In an August 24, 2016 op ed for the New York Times, William Davies laments the decline of public discourse into “an age of post-truth politics.” He gives examples of politicians and public policy advocates deploying misleading, if not fabricated, statistics and citing “facts” that, ultimately, do not withstand scrutiny. What is to become of Western democracies, he asks, if decision-making now rests on falsehood rather than fact?

Part of the problem, according to Davies, is that “it is possible to live in a world of data but no facts.” That statement well summarizes the challenge that my college students face: they live in a world with unprecedented access to information—the Internet pipes a relentless flow of data into their laptops, their smartphones, and their other-electronic-devices-that-I’ve-never-seen-before—and yet the human operators of these devices struggle to make sense of it all.

Fortunately, they’ve come to the right place. A liberal arts education always has sought to equip students with the tools needed for sorting out truth from falsehood, message from noise, the useful from the counter-productive. To this end, the History Department at Bethany Lutheran College has been phasing The St. Martin’s Handbook into implementation for all courses, freshman through senior year. This resource coaches students for developing critical thinking, clear writing, and compelling speaking. We as faculty emphasize the importance of backing up claims with reasons supported by evidence, while also scrutinizing assumptions and exploring qualifiers that delineate the boundaries of what can and cannot be supported by research.

As you consider the following example from the St. Martin’s Handbook, keep in mind that the point of that handbook is not to advocate for the abolition of the electoral college, but rather to determine whether this particular argument for the abolition of the electoral college is a strong or a weak argument. (My own view, if you are curious, is that the electoral college is fair and balanced–far more than most voters realize.)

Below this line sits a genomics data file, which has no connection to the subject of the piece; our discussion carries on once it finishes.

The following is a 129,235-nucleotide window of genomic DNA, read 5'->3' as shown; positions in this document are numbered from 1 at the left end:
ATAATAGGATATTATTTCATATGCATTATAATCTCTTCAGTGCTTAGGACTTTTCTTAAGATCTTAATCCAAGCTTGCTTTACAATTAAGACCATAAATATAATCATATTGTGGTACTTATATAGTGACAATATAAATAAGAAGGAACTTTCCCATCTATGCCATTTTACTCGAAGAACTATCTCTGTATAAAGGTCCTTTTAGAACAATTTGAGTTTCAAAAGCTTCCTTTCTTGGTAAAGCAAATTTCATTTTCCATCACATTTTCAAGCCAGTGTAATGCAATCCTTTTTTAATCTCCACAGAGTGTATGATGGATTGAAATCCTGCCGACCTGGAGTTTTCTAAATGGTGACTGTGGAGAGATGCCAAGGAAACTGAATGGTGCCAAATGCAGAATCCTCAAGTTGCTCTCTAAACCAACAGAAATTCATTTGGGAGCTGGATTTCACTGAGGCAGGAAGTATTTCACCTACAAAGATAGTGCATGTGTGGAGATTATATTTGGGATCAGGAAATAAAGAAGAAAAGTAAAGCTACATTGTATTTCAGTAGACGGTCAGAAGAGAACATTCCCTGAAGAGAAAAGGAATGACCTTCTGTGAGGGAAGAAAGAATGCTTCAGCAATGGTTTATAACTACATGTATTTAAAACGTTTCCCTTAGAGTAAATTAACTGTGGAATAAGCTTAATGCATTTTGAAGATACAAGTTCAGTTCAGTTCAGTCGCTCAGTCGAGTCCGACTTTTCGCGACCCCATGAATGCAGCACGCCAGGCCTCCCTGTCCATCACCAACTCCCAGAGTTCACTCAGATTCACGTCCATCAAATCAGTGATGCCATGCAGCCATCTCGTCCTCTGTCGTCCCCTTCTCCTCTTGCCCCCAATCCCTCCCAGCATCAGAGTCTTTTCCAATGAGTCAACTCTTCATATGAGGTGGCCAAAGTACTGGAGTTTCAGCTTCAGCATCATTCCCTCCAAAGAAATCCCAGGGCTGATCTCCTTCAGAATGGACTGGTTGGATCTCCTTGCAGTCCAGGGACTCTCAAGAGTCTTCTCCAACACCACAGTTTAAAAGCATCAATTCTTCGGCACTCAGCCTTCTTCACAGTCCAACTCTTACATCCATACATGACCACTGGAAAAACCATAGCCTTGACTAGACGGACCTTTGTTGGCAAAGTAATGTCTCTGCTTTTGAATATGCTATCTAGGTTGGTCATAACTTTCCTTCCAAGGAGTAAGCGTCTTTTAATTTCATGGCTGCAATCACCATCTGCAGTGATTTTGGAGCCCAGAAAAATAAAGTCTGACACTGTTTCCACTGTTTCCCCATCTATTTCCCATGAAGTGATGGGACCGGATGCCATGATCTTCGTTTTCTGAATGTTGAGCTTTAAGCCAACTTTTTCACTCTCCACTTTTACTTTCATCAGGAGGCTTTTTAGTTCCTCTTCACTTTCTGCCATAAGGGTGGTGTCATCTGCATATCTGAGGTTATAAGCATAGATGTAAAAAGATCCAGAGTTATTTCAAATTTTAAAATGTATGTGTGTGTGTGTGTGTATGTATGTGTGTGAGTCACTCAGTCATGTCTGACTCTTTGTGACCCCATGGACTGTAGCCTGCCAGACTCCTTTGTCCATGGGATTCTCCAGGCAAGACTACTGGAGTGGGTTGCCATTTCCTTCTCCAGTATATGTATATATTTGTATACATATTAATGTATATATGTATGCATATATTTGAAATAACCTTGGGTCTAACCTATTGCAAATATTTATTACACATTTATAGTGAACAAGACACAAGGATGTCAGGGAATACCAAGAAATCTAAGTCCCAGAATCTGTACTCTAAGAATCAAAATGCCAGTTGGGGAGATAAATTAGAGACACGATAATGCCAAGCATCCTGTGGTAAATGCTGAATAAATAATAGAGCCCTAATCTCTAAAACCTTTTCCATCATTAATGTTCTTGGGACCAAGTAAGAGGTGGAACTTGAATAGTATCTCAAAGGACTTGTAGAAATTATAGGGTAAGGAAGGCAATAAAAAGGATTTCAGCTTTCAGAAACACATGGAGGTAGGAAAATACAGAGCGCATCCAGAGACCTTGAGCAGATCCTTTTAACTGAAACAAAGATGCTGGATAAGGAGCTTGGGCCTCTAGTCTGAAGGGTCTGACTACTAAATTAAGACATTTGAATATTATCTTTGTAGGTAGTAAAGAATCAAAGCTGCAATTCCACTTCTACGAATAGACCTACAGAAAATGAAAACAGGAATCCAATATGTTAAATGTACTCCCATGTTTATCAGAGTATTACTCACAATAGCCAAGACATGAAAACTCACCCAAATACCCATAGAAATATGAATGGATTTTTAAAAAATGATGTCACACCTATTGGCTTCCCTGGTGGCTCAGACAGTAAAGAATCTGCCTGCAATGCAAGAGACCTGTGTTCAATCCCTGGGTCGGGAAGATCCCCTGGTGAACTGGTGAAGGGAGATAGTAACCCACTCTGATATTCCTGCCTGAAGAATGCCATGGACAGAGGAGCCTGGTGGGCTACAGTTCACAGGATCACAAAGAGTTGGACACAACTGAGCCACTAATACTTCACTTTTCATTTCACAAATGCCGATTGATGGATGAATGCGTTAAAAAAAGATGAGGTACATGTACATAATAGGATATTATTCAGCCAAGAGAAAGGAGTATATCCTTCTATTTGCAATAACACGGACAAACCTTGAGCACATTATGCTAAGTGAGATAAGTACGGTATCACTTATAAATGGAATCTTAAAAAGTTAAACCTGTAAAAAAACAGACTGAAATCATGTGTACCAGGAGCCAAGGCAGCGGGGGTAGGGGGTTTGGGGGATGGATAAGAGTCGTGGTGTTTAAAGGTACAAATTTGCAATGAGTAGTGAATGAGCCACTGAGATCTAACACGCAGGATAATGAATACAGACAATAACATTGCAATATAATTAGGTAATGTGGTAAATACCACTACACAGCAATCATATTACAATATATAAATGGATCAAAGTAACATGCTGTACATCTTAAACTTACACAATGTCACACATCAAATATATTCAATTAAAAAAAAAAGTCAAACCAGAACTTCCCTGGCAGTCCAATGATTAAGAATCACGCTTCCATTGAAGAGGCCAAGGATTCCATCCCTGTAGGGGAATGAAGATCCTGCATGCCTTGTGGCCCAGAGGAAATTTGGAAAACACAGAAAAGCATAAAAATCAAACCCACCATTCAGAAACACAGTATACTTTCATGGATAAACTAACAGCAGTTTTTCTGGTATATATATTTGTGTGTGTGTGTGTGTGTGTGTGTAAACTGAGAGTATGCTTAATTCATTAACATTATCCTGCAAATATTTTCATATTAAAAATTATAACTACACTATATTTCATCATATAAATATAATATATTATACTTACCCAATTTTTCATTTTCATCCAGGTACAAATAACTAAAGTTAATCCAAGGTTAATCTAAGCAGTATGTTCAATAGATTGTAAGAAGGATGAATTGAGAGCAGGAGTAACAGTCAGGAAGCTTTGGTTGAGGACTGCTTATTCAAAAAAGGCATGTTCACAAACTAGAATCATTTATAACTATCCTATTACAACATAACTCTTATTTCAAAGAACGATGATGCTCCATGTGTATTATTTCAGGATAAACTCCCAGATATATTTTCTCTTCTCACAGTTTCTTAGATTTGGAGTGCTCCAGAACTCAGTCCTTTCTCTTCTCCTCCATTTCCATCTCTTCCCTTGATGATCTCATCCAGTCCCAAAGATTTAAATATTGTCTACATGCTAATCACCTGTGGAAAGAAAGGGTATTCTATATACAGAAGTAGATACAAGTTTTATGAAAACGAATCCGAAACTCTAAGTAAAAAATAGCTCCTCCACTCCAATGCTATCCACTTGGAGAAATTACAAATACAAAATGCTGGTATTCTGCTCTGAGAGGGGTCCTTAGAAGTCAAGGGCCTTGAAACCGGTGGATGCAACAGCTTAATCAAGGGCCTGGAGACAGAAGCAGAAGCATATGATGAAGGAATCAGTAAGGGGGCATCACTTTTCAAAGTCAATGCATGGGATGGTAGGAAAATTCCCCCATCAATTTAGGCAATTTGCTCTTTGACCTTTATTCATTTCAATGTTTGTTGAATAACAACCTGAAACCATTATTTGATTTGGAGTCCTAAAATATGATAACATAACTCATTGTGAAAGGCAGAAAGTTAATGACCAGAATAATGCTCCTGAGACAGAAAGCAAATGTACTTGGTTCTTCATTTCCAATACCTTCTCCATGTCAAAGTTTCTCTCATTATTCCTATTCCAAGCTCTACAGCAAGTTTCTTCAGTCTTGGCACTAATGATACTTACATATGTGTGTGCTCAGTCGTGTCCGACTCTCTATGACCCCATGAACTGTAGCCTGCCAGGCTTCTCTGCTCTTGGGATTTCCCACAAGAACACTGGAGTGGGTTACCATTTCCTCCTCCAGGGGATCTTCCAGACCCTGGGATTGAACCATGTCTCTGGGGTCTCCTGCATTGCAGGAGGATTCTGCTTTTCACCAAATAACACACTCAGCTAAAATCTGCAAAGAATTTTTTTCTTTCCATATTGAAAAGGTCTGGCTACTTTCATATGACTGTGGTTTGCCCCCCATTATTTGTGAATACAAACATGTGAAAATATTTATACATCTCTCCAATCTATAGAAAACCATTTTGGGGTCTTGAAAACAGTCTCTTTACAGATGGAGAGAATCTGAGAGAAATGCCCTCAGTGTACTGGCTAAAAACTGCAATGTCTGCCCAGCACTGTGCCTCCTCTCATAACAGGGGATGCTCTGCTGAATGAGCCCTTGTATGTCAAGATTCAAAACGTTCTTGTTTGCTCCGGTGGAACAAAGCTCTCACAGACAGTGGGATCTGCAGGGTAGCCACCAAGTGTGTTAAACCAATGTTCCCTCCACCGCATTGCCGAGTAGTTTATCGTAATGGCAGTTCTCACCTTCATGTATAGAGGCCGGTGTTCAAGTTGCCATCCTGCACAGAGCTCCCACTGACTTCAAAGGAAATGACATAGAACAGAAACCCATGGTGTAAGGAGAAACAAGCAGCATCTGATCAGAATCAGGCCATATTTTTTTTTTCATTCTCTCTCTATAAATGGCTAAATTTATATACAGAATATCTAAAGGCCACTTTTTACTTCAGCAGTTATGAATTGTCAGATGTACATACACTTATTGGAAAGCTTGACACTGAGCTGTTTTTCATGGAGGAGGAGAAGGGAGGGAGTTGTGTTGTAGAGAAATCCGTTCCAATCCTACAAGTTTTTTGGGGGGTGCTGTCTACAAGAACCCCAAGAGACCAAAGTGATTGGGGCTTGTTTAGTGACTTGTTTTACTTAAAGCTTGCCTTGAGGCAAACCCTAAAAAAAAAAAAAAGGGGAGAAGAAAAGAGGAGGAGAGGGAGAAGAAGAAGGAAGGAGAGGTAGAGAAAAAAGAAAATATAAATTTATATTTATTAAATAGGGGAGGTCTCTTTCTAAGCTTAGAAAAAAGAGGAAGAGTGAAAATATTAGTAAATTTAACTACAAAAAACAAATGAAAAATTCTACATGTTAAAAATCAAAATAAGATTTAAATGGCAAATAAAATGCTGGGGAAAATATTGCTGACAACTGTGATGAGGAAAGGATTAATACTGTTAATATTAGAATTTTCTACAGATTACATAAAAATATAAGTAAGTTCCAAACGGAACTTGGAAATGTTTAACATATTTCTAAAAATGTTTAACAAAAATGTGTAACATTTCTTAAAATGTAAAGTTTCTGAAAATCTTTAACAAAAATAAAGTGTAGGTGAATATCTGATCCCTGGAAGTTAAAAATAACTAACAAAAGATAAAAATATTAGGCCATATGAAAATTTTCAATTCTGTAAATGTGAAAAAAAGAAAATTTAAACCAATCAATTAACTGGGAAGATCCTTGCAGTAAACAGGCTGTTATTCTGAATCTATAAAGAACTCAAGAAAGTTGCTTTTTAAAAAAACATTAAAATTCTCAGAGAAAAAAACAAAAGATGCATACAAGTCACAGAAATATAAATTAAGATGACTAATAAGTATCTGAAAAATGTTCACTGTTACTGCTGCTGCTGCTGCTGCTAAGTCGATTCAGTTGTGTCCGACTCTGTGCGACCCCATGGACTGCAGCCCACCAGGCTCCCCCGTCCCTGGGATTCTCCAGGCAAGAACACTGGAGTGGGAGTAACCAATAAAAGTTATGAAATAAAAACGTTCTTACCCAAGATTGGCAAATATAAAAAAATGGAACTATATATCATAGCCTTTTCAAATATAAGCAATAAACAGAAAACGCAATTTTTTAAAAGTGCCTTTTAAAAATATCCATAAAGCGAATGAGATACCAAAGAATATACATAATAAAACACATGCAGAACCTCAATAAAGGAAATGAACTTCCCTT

toulmin argument

For another example, in History 460: Religion in American History, my students will each read fifteen articles from academic journals and provide a one-page handout to their classmates identifying the following elements from each article:

  • Thesis: An accurate and clear restatement of the author’s thesis (or central claim) in one or two grammatically complete sentences (St. Martin’s Handbook, secs. 3b, 3c, 8e, 15a).
  • Analysis: A concise but complete Toulmin analysis together with an overall summary of how compelling the argument is.
    • Toulmin Argument: Identification of the reasons, evidence, and assumptions involved in the author’s argument for the thesis, and a suggestion of appropriate qualifiers (sec. 8e).
    • Evidence: Upon which primary, secondary, and/or tertiary sources does the argument rest? (secs. 3d, 11).
    • Assumptions: How have personal biases, cultural contexts, political commitments, or other driving factors shaped the author’s argument? (secs. 2d, 8b–c).
    • Qualifiers: General vs. particular scope of time and place? Tentative vs. definitive conclusion? etc. (sec. 8e).
  • Credibility: How well does the author’s argument stand up to criticism? (secs. 8d–f, 12d–e).

Davies may well be correct that my students are entering an “era of post-truth politics,” but at least they will not enter it unaware or unprepared. My colleagues and I are too deeply committed to the pursuit of truth to allow that to occur on our watch.


Dr. Ryan C. MacPherson is the founding president of Into Your Hands LLC and the author of several books, including Rediscovering the American Republic (2 vols.) and Debating Evolution before Darwinism. He lives with his wife Marie and their homeschooled children in Casper, Wyoming, where he serves as Academic Dean at Luther Classical College. He previously taught American history, history of science, and bioethics at Bethany Lutheran College, 2003–2023 He also serves as President of the Hausvater Project, which mentors Christian parents. For more information, visit

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